Kayanja urges Uganda faithful to embrace prayer

By Tracy Gwambe

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Uganda was thrown into a weight of prayer on Monday, September 28 by pastors Robert and Jessica Kayanja under a 2 Chronicles, 7: 14 theme; "If my people, who are called by my name, will humble themselves and pray and seek my face and turn from their wicked ways, then I will hear from heaven, and I will forgive their sin and will heal their land."

The miracle centre Cathedral pastors were inspired by God to conduct a National Day of prayer focusing on praying for Uganda as a nation, family unity, a violent free election period and a COVID-19 free Uganda. 

New Vision's Editor In Chief, Barbara Kaija takes the first reading. (Picture by Nicholas Oneal)

The national prayers which commenced with singing Uganda's national anthem, led by Proclaim Music and the Miracle Centre praise and worship team,  took over media waves for two hours from 11:00 am to 1:00 pm. 

The first reading was taken by New Vision's Editor in Chief, Barbara Kaija, from Judges 6:1-16, were she re-echoed 2 Chronicles, 7: 14. 


On behalf of different regions in Uganda, supplication was made by several believers from Buganda, Bugisu, Ankole, Bunyoro, Acholi/ Lango, Rwenzori and Karamoja among others, who interceded for Uganda and the family unit in their local languages. 

Declaring a new beginning for Uganda on what was termed as the Day of Atonement, pastor Kayanja prayed for President Yoweri Museveni, his wife Mrs. Janet Museveni, their children and grandchildren, asking God to give the president more wisdom and knowledge, where he also prayed that God removes every wrong person around him and that no authority doesn't come from God.


Kayanja also lifted the cabinet, and opposition in the hands of God, not forgetting all presidential and other political candidates. 

On tribalism and corruption, Kayanja said the culprits are digging their own graves, wondering why in the 21st century, 'we' are still talking about tribalism. 

"We are one, and have to fight like one," he said, adding that Uganda has a destiny and that Ugandans should care for one another.


On behalf of different tribes in Uganda, supplication was made by several representatives. (Picture by Nicholas Oneal)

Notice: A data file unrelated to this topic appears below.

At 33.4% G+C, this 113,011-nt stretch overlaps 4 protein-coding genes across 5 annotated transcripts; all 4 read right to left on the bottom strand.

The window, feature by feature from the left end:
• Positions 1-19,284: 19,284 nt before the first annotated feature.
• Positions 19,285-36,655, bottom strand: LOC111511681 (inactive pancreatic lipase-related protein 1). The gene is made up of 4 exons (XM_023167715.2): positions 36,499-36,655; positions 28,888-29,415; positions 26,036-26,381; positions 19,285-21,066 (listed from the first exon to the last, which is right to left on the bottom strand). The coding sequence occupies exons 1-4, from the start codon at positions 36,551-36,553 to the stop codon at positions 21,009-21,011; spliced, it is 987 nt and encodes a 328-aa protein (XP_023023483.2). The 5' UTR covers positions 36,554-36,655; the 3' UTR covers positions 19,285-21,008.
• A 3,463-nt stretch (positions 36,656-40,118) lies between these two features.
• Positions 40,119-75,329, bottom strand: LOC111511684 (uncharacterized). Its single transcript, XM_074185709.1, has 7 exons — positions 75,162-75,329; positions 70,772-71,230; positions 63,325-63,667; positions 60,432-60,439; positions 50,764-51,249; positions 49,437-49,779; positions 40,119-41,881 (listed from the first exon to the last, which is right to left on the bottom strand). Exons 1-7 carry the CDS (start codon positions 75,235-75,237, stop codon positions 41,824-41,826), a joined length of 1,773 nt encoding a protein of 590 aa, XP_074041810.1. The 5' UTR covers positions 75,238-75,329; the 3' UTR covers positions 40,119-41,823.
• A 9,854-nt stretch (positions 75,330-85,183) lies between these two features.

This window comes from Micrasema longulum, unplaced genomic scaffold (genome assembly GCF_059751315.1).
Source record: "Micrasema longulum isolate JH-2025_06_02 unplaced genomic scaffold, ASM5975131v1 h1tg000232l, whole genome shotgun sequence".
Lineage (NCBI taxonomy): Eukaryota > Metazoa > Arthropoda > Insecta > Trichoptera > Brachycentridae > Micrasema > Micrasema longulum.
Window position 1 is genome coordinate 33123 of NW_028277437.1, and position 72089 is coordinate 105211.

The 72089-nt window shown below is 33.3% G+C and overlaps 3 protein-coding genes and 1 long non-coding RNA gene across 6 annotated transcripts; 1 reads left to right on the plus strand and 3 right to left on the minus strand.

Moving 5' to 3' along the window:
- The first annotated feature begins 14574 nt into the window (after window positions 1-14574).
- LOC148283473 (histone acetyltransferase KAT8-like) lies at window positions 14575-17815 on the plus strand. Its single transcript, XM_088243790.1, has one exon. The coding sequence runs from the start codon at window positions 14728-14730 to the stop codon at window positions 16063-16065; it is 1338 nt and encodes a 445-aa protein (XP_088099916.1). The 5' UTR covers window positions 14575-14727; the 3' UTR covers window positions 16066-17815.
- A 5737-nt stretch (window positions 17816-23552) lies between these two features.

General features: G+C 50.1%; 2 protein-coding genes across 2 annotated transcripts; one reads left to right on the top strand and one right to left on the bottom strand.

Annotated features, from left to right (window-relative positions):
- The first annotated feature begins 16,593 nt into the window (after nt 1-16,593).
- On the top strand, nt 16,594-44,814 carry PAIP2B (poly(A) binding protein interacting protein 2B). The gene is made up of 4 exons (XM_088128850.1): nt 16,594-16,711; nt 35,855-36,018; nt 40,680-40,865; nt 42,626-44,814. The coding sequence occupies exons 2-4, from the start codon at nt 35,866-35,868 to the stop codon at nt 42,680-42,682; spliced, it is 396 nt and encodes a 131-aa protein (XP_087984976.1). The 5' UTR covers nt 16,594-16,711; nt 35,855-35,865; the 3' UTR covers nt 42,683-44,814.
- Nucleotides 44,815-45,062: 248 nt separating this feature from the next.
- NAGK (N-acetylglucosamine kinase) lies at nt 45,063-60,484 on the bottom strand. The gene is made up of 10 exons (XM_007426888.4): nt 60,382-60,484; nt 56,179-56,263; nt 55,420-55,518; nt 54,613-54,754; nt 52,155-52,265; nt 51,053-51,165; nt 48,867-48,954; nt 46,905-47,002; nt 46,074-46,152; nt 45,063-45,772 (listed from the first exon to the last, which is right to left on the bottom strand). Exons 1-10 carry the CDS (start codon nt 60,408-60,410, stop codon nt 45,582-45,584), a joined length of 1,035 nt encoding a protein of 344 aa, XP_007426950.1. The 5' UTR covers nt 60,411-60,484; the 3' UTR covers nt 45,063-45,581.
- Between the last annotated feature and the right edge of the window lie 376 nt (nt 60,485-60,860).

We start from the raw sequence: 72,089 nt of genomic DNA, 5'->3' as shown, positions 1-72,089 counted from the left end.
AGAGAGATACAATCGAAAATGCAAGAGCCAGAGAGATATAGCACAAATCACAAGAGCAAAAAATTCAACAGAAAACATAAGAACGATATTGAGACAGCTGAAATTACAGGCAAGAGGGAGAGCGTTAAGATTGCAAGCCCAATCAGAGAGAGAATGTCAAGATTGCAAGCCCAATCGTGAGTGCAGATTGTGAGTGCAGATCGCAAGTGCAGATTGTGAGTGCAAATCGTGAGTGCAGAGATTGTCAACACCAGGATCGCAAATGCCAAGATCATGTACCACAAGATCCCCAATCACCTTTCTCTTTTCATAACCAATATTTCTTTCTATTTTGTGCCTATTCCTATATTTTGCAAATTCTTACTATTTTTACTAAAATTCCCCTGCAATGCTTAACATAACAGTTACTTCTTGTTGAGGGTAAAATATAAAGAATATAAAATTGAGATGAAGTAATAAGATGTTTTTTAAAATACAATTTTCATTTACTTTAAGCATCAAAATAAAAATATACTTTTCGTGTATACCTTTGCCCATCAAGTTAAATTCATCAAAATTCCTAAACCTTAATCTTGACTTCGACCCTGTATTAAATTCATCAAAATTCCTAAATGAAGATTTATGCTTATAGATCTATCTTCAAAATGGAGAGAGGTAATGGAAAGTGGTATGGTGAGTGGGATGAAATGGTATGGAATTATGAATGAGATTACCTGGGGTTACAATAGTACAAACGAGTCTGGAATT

Kayanja rebuked the demon of rebellion, disrespect of parents and elders, and treating Ugandans like they are not Ugandans, asking that God transforms the police.

"We must take responsibility to safeguard our peace and democracy. Go out and vote as it is your right, but take responsibility to build the economy because no one will do it for us," he challenged Ugandans while rebuking the demon of laziness and procrastination. 

His wife, Jessica Kayanja, who's preaching was derived from the books of Leviticus 17:11, Judges 6, Psalms 11: 3, Jeremiah 1: 10, 1Kings 13: 2, Revelations 1: 5 and Ephesians 2: 13, among others, focused on ‘pulling down the altar of satan."

"Before we pull down altars, a place where humanity meets divinity, Godly or demonic altars, we should know that we serve a God of legacy, and we cannot build Godliness on ungodliness, righteousness on unrighteousness. 

She described altars in different ways, where;

-A demonic altar is one where the enemy meets people 

-Godly altar, is one where God meets his people

-An altar becomes a runway for divine beings

Picture by Nicholas Oneal

In her intercession for families, Pastor Jessica prayed against strongholds of ancestors that trap generations into principalities, siting the children of Israel who suffered lack, pain, mistreatment, and torture because of the altars that their ancestors had dedicated them to, like worshipping foreign gods.

The same altars, she rebuked, for delaying ‘this land.'

"An altar opens the heavenlies and allows humanity to tap into the heavenlies, to access the power of either the heavenlies or principalities," she preached.